Assistant Professor of Neural Science
When I was studying medicine in Iran I became interested in systems neuroscience, especially how the interaction of neural populations gives rise to perception, cognition, and goal directed behavior. In parallel to my medical studies, I pursued my interest by getting involved in building the first primate electrophysiology lab in the country and studying the neural representation of object categories in the ventral visual pathway.
Following this challenging and successful experience, I spent 8 years studying the neural mechanisms of perceptual decision-making, first as a Ph.D. student in Mike Shadlen’s lab at the University of Washington and then as a post-doctoral fellow in Bill Newsome’s lab at Stanford. My current research at NYU focuses on how the brain combines various sources of information to commit to a choice, to assign a sense of certainty to the choice, and to update behavioral strategies in a complex environment.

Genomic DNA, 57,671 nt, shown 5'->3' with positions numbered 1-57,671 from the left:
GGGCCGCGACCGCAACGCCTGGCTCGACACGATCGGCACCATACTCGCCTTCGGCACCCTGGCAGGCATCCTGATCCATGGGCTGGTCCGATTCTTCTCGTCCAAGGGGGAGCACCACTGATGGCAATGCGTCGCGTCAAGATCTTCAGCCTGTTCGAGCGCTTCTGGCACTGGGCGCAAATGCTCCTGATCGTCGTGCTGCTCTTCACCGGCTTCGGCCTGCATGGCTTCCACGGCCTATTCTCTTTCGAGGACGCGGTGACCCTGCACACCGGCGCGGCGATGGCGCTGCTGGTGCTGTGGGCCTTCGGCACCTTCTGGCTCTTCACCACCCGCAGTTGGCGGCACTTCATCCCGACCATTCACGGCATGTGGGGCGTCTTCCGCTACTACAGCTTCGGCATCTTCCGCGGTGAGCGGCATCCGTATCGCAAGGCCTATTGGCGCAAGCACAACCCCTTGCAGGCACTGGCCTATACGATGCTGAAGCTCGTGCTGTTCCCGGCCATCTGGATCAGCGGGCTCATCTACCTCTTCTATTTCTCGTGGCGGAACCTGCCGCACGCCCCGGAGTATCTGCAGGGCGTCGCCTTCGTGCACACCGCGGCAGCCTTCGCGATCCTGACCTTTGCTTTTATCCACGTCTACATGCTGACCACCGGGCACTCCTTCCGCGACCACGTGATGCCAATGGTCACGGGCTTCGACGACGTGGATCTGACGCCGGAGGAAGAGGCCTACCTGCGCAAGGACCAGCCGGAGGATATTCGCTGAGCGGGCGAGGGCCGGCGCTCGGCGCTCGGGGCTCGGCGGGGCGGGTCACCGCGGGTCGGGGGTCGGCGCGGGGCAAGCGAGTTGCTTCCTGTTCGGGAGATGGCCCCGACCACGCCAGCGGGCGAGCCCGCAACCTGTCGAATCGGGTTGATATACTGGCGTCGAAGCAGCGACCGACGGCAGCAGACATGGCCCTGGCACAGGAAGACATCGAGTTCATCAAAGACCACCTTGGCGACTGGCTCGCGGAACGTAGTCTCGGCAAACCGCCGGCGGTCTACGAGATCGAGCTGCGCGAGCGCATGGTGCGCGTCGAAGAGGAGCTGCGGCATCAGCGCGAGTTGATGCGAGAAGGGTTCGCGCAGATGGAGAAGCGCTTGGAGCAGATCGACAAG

Our questions drive the experimental techniques. We currently use multiple electrode recording, functional magnetic resonance imaging, and selective stimulation or inactivation of small neural clusters. In our experiments we record and manipulate neural responses in various brain areas while subjects engage in moderately complex decision-making tasks. These experiments computational studies provide a powerful set of tools to answer our questions. We hope that an accurate understanding of the neurophysiology of decision-making will lead to a better understanding of the disorders of perception and ideation, and will ultimately enable us to develop new medical interventions for patients suffering from mental and cognitive disorders.